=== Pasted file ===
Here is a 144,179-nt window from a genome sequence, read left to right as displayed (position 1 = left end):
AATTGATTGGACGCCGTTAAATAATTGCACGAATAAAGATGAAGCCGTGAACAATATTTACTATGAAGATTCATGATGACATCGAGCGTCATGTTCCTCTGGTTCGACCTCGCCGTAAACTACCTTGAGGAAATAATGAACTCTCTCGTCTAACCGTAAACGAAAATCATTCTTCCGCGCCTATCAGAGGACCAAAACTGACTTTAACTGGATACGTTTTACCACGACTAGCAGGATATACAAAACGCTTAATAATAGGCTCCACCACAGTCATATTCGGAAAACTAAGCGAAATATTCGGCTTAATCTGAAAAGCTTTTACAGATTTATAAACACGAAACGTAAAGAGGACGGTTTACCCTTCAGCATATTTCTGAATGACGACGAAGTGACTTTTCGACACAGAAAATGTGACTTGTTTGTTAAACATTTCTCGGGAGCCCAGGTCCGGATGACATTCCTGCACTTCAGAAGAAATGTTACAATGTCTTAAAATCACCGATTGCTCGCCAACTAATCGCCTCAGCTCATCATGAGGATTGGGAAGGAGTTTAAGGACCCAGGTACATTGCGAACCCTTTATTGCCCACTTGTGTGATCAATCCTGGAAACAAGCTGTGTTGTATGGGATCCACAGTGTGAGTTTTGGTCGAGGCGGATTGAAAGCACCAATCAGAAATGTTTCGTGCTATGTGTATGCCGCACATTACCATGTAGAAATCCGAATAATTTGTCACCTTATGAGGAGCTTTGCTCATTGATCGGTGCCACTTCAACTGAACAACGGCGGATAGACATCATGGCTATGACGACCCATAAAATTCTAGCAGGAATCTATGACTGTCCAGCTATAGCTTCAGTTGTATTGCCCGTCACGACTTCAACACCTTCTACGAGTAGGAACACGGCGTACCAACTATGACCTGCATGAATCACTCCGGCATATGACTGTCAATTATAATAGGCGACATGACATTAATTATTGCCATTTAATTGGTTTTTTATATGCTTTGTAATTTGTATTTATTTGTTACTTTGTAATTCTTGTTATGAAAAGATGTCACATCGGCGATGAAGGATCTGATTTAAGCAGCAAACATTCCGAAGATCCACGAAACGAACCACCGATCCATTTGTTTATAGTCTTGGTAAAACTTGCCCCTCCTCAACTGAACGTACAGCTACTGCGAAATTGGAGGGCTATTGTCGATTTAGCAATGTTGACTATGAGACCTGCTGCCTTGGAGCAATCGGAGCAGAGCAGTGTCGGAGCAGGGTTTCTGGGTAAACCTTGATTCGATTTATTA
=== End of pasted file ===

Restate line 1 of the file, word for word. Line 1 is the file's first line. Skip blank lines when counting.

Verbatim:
Here is a 144,179-nt window from a genome sequence, read left to right as displayed (position 1 = left end):